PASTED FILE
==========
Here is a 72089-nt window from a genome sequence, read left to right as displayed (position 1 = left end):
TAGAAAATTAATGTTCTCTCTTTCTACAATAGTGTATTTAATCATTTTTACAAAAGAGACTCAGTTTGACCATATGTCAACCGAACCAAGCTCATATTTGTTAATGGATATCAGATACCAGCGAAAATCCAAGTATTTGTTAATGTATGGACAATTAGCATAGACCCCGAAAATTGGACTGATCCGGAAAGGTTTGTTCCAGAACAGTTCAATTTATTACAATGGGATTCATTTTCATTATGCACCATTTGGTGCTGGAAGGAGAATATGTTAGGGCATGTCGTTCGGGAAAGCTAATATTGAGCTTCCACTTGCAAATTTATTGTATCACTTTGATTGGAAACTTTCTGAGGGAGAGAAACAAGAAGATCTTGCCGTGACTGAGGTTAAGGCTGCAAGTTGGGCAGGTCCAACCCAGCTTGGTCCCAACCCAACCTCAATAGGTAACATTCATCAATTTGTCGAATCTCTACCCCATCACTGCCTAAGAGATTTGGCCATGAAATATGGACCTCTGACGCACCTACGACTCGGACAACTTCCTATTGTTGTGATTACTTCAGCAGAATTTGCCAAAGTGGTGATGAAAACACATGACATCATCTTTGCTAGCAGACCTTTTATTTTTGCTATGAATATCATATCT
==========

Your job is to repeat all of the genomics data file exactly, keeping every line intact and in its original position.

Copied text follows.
Here is a 72089-nt window from a genome sequence, read left to right as displayed (position 1 = left end):
TAGAAAATTAATGTTCTCTCTTTCTACAATAGTGTATTTAATCATTTTTACAAAAGAGACTCAGTTTGACCATATGTCAACCGAACCAAGCTCATATTTGTTAATGGATATCAGATACCAGCGAAAATCCAAGTATTTGTTAATGTATGGACAATTAGCATAGACCCCGAAAATTGGACTGATCCGGAAAGGTTTGTTCCAGAACAGTTCAATTTATTACAATGGGATTCATTTTCATTATGCACCATTTGGTGCTGGAAGGAGAATATGTTAGGGCATGTCGTTCGGGAAAGCTAATATTGAGCTTCCACTTGCAAATTTATTGTATCACTTTGATTGGAAACTTTCTGAGGGAGAGAAACAAGAAGATCTTGCCGTGACTGAGGTTAAGGCTGCAAGTTGGGCAGGTCCAACCCAGCTTGGTCCCAACCCAACCTCAATAGGTAACATTCATCAATTTGTCGAATCTCTACCCCATCACTGCCTAAGAGATTTGGCCATGAAATATGGACCTCTGACGCACCTACGACTCGGACAACTTCCTATTGTTGTGATTACTTCAGCAGAATTTGCCAAAGTGGTGATGAAAACACATGACATCATCTTTGCTAGCAGACCTTTTATTTTTGCTATGAATATCATATCT